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Google Adds YouTube To Global Mapping Service

Users can watch, for example, YouTube video of surfing, snorkeling, and exotic sea life in Maui, Hawaii, while getting maps to points of interests.
Google on Thursday added YouTube videos to its desktop global mapping software, giving users the option of watching video shot at specific geographical locations.

The new feature on Google Earth makes it possible for users searching for satellite pictures and street maps of locations to also watch video.

To access video, users click on a Featured Content folder that automatically places icons of the YouTube logo on the Google Earth map. Placing the mouse cursor over a logo gets the title of the video, and clicking on the icon opens a pop-up bubble. Window users can watch the video directly in the bubble; Mac users have to click on the link in the bubble to watch the video in their browser.

Users can watch, for example, YouTube video of surfing, snorkeling, and exotic sea life in Maui, Hawaii, while getting maps to points of interests, Google said in a blog post. The video can be watched within Google Earth or on YouTube.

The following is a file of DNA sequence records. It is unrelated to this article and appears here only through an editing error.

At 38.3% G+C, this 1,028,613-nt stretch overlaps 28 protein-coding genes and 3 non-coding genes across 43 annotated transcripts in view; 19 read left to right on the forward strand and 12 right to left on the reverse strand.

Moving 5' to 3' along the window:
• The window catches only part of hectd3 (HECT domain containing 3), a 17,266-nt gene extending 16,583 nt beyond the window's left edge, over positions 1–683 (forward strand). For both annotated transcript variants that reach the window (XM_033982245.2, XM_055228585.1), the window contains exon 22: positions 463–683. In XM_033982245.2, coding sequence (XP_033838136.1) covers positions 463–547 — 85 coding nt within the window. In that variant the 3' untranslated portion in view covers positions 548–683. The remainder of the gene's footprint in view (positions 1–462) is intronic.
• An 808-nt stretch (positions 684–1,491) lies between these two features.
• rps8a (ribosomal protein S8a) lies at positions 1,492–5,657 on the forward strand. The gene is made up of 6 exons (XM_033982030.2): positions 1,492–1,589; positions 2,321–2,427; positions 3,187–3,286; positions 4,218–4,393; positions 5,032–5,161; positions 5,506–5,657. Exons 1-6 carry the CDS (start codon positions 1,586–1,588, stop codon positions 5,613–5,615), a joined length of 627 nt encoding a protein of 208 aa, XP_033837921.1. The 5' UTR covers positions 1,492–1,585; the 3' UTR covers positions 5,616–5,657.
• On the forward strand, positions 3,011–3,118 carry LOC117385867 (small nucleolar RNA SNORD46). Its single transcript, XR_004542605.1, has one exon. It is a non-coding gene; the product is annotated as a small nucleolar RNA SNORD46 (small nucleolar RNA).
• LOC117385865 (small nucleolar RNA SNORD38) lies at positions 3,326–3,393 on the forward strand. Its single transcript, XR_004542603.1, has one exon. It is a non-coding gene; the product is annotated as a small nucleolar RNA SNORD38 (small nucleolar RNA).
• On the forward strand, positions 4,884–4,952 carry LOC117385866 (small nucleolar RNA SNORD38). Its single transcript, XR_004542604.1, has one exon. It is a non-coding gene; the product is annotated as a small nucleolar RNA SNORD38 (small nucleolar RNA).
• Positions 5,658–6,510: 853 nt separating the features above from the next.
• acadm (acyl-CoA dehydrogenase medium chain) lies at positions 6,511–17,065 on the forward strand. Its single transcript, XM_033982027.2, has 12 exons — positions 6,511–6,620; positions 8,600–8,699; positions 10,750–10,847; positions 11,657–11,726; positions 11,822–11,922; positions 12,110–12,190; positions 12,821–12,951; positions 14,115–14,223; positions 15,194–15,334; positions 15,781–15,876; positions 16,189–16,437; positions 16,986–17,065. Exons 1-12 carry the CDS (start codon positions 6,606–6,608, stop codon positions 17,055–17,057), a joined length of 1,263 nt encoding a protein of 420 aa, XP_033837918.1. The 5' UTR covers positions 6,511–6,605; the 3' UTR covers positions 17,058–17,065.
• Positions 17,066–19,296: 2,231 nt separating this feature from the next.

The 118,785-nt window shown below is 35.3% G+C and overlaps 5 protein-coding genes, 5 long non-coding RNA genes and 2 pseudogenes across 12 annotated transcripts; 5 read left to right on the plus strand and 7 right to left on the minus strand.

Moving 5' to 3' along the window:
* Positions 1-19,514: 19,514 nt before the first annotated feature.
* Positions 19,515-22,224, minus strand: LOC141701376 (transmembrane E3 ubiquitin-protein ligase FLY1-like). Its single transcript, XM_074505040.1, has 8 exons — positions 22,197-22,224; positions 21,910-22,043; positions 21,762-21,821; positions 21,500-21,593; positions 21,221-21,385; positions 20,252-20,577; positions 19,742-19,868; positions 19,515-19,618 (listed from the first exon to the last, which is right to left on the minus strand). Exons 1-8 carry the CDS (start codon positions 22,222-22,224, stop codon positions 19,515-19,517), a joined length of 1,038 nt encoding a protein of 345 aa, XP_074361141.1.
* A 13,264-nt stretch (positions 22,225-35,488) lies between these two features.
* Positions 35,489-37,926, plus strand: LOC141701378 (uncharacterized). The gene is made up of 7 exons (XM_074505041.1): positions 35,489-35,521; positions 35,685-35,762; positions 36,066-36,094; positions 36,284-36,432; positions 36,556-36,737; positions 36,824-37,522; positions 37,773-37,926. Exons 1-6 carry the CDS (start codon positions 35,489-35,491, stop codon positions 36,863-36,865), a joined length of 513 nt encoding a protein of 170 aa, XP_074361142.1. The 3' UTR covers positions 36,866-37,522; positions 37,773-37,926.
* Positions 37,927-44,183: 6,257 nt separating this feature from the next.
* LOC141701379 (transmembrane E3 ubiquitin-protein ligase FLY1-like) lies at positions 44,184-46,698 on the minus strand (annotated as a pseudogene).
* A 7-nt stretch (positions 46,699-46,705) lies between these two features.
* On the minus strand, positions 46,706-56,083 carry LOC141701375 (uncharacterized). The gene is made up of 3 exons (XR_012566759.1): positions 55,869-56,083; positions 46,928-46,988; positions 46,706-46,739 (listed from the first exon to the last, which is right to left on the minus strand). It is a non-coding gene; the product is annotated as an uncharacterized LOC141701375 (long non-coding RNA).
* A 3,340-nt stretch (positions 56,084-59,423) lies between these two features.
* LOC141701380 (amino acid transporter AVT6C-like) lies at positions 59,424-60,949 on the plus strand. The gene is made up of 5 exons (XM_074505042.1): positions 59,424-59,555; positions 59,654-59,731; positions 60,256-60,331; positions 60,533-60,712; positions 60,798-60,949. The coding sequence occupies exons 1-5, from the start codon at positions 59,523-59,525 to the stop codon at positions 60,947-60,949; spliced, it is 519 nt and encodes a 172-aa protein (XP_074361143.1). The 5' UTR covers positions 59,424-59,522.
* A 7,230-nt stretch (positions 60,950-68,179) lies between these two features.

The search engine finds video for Google Earth through geo-tags in the video files. The feature works in a similar way to the Google Book Search layer in Earth that shows the titles of books written about locations.

In August, Google added extra-terrestrial data detailing what people might see when they look up from a particular location. A Sky button on the software toggles the view from planetary to celestial. The data set includes 100 million stars and 200 million galaxies. The feature also includes a video primer for novice virtual astronomers.

Google Earth competes with Microsoft's Virtual Earth. The detailed satellite photos available through the services have posed security problems for governments. Microsoft, for example, angered the Navy last month when pictures of a classified submarine propeller appeared on Virtual Earth while the vessel was in dry dock.

Google similarly upset Chinese officials by clearly showing on Google Earth a classified ballistic missile submarine.